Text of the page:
When my wife and I decided to move to the U.S., we did it with our hearts in our hands. We were leaving our families and friends, I left my job, and we moved to Chicago with no personal or professional connections. We were not moving to the U.S.; we were moving out of Europe. I don’t know about you, but we didn’t consider it acceptable to be beaten up because you’re a Jew or being mocked weekly at work. When I approached my first employer in Milan, I remember asking him for a small raise. He started to laugh and shout all around the office, “I found the only Jew with no money! And now he wants a raise!”. It was a joke, of course. It’s always a joke. Jokes continued almost on a weekly bases until they got even worse when Israel came into the picture. But the problem with jokes is that words matter.

Chicago was the place that allowed us to start a new life. It was 2009. Since then, we have been blessed with the birth of our daughter Mimi (Miriam Chaya) and were able to overcome all the challenging curve balls that life threw at us. Today, I look at our daughter, and I wonder how much I will be able to share with her about our family history. This includes my wife’s Italian-Eastern European mix, and I can assure you it’s not less complicated than mine.

I feel blessed to be in the U.S., a country I love. As an immigrant, I think I should make mine not only the opportunities this country offers but also the challenges it deals with. Respectfully including people from all backgrounds is a noble idea. At the same time, I am aware of the distance between abstract thought and applying that same thought. Expelling Jewish kids from college social justice groups just because they support the existence of the state of Israel is probably not in line with that noble intent. Something to think about, as the context you live in may change. At the same time, the USA still allows you to be an active part in it. The opportunity to improve society is a blessing for everyone.

I selfishly hope my daughter will read as many books as she can about Jewish life, will continue traveling to Italy as an adult, will develop a strong understanding and love for Israel, and will cherish all the family stories she will hear from my wife and me. Probably while having lunch or dinner. Maybe she will learn to cook some Corfiot recipes (why not my favorite dish made with rice, pine-nuts, green peas, raisins, cumin, and a boiled egg on top of it!). But most importantly, I hope she will be able to live her life freely without discrimination of any kind. It is tough, but an immigrant does not have any other option than to be optimistic about the future after turning the world upside down.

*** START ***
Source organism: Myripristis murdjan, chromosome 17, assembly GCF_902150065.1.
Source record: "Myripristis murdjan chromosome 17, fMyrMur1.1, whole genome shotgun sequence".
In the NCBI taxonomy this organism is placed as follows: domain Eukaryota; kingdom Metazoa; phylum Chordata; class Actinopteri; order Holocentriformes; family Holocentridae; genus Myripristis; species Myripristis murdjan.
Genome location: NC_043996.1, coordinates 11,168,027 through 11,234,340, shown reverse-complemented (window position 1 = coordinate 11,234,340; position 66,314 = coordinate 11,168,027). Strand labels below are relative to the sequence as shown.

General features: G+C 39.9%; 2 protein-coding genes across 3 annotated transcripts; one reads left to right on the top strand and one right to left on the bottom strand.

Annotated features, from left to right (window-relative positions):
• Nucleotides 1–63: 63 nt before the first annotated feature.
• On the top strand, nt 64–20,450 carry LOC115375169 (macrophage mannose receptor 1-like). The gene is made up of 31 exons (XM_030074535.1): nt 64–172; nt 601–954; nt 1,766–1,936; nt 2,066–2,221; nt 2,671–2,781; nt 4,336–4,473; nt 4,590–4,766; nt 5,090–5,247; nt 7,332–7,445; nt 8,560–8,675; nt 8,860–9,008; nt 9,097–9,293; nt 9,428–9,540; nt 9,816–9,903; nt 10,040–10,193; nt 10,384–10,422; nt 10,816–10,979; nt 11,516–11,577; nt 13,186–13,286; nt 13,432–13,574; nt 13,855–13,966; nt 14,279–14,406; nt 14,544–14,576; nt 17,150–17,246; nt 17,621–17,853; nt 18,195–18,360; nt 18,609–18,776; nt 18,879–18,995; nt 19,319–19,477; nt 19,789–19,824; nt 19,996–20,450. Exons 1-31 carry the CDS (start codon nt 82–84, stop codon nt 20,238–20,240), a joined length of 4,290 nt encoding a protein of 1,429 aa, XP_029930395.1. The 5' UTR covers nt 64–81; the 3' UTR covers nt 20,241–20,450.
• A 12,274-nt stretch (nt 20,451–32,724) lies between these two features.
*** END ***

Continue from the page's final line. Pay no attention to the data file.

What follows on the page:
About the Author
Daniel Vital is an Italian Jewish filmmaker who immigrated to the US in 2009. His mom, born in Ferrara, Italy, married an Egyptian Jewish immigrant born to Corfiot and Moroccan parents. As a child, he lived in the US for four years and then moved back to Italy at age nine. In Milan, he grew up in a small but multi-ethnic Jewish setting that was predominantly Persian and Lebanese but also Italian, North African, Turkish, and Eastern European. He earned a BA in advertising and worked as a film editor for multiple purposes, from TV Shows to documentaries, music videos, commercials, and corporate films. He evolved as a director while working on video and event productions across Europe as well as filming documentary footage in Tibet. After moving back to the US with his wife in 2009, he went through health challenges and a long immigration process. From the time he arrived in the US, he endured years of unemployment, suffered from heart failure, and battled cancer at the bone marrow while being a stay-at-home dad to his newborn daughter. Such experiences shaped his approach to his artistic self in new ways that today come to life through his work. In 2016, as soon as his health challenges were over, he wrote and directed the short film Thank You Rebbe. In 2017 he received his green card and returned to collaborating and volunteering with film projects. Soon, he was helping nonprofits meet their filmmaking needs, and in 2018 accepted a full-time position as a video director at the Jewish United Fund of Chicago. The first project he wrote and produced was a video raising awareness about antisemitism in the US. In 2020, this video received a Silver Telly Award and a Midwest EMMY nomination. In 2021, his short film Thank You Rebbe won the Best Jewish Film Award at the Cannes World Film Festival - Remember The Future competition. Today he is writing his first feature narrative and is earning his MA in Jewish Studies at the Spertus Institute.